By Amaani Lyle
American Forces Press Service
WASHINGTON, Feb. 3, 2013 – The need for U.S. vigilance in thwarting terrorism throughout the Middle East and North Africa led the conversation during dual interviews Pentagon senior leaders took part in today.
In television segments that aired today on CNN’s “State of the Union” and NBC’s “Meet the Press,” Defense Secretary Leon E. Panetta and Army Gen. Martin E. Dempsey addressed lessons learned following the Benghazi, Libya, embassy attacks on Sept. 11, 2012, and the embassy attack in Ankara, Turkey, Feb. 1, 2013. They also discussed their continued focus on eradicating al-Qaida in the Islamic Maghreb, or AQIM.
Panetta said that before his retirement, expected later this month, he expects to testify on Capitol Hill about the Benghazi attacks on Sept. 11, 2013. He noted defense officials are working with the State Department to review embassy security around the – “especially around that part of the world.” He added, “We are taking steps.”
But better security is one of three essential considerations in protecting U.S. embassies, he noted. “You still need to build up the host-country capacity,” Panetta said. “[And] you’ve got to harden these embassies as much as possible.”
Panetta and Dempsey described the complexities of orchestrating personnel and aircraft distance, intelligence and other factors to respond to an attack such as Benghazi.
“This is not 911,” Panetta said. “You cannot just simply call and expect within two minutes to have a team in place; that’s the nature of it.”
Dempsey said the nearest armed aircraft were in Djibouti, Africa, at the time of the Benghazi attacks.
“The distance from Djibouti to Benghazi is the difference from Washington, D.C., to Los Angeles,” Dempsey said. “There are some significant physics involved.”
The chairman also maintained that with the alert time and intelligence information available at the time, the U.S. was “appropriately responsive.”
“We’ve learned a lot from the Benghazi incident,” Dempsey said. “We work with the State Department in surveying those parts of the world where there’s a new norm … of instability.”
Dempsey and Panetta agree that many stymied attacks by the U.S. often go virtually unnoticed. Panetta noted the Feb. 1 suicide attack on the U.S. Embassy in Ankara, Turkey, which left the bomber two gatehouse security guards dead, occurred at the perimeter “nowhere close to the embassy.”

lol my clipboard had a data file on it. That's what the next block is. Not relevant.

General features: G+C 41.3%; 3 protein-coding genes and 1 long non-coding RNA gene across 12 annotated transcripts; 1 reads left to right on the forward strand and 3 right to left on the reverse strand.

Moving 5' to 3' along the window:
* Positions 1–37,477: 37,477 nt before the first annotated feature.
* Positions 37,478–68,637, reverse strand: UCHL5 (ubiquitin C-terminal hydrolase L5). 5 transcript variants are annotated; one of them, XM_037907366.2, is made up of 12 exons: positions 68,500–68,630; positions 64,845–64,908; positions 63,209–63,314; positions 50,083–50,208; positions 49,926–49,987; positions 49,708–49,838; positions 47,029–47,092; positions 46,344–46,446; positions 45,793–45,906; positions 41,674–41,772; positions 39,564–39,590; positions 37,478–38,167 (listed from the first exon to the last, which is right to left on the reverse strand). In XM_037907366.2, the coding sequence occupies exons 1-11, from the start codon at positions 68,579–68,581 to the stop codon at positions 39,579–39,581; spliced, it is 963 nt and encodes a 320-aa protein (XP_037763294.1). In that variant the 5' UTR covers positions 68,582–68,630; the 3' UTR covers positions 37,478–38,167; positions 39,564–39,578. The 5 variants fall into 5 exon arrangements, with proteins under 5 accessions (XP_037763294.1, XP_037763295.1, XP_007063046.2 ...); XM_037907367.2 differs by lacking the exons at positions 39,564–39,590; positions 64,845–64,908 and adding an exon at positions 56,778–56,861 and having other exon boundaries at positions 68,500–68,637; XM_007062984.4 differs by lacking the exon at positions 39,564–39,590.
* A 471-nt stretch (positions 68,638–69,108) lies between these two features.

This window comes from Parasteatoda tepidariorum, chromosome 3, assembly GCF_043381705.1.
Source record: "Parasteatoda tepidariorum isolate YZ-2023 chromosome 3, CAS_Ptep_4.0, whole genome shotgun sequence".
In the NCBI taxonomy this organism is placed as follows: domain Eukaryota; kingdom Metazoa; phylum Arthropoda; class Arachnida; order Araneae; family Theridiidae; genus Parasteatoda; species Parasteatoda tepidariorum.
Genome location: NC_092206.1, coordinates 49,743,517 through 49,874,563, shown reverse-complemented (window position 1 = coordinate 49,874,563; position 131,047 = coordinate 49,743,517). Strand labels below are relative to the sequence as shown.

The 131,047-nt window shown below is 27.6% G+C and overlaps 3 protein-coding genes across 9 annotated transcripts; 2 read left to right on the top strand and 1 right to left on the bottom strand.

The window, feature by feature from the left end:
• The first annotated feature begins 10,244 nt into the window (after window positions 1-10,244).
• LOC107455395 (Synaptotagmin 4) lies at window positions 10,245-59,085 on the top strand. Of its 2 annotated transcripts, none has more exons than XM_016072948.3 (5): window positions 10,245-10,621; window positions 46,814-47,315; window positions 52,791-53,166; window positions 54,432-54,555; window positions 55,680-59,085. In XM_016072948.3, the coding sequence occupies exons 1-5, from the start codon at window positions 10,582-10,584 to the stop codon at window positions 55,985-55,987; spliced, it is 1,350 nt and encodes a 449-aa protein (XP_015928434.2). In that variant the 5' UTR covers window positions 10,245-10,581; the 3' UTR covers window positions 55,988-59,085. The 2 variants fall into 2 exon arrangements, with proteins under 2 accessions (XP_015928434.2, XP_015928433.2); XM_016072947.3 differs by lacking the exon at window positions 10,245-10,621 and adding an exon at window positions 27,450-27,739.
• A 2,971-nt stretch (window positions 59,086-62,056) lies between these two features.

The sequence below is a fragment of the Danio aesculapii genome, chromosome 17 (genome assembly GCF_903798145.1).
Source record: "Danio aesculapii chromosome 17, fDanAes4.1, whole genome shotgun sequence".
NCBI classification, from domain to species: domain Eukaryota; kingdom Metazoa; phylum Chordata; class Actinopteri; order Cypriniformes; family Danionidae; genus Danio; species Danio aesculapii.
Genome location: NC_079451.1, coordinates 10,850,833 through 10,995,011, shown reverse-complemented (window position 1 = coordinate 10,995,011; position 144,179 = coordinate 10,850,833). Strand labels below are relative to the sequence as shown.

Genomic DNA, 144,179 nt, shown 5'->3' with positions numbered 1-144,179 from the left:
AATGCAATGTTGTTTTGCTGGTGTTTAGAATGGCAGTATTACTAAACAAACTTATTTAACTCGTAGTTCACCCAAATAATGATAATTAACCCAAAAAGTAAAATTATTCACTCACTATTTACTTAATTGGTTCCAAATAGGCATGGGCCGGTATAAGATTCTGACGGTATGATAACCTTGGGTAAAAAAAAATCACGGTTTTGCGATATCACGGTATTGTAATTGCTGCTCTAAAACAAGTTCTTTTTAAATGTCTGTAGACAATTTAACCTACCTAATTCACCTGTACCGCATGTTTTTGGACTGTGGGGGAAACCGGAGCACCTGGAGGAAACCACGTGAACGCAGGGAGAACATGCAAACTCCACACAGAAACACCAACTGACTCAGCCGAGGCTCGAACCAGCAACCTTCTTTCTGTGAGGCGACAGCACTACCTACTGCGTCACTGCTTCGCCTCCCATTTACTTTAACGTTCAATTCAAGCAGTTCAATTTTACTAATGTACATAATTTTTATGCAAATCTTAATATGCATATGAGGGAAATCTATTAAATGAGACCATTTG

“I think that was good security and … [was] an example of good intelligence … [guiding] us so that we could prevent something more serious from happening,” he said.
Both leaders acknowledged that while AQIM remains a menace to Middle Eastern and North African regions, the U.S. will work with partner nations to contain terrorist organizations and prevent their acquiring chemical or other weapons in the region.
“We’re better when we operate with partners,” particularly in the Middle East, Dempsey said. “We’ve got options for any number of military contingencies, and we’re maintaining both a deterrent and preparedness posture.”
Dempsey said current U.S. planing involves working with partners in Turkey, Jordan and Israel, all of whom “share common interests in making sure these spill-over effects don’t affect them.”
Panetta said as al-Qaida affiliate leaders become more brazen in their movements, as recently happened in Mali, he is pleased with the French initiative to push back extremist encroachment and prevent burgeoning safe havens.
The secretary added that the U.S. and its partners have successfully targeted senior al-Qaida leaders in the federally administered tribal areas in Pakistan along the Afghanistan border, as well as in Yemen and Somalia. Planners have long foreseen the eventual need to contain extremists in North Africa has long been foreseen, he added.
“We were always aware that there was AQIM [there],” Panetta said. “Now we’re focused on AQIM as a result … of the French action, but we were also anticipating that we would have to move into North Africa.”
Panetta said he hopes the massive changes happening in the Middle East and North Africa in the wakrt of the “Arab spring” will move toward greater democracy and stability in those regions, but operations against terrorist cells must not ebb.
“Wherever they are, we have to make sure they have no place to hide,” Panetta said. “Bottom line is, al-Qaida is our enemy and we have to make sure we go after them.”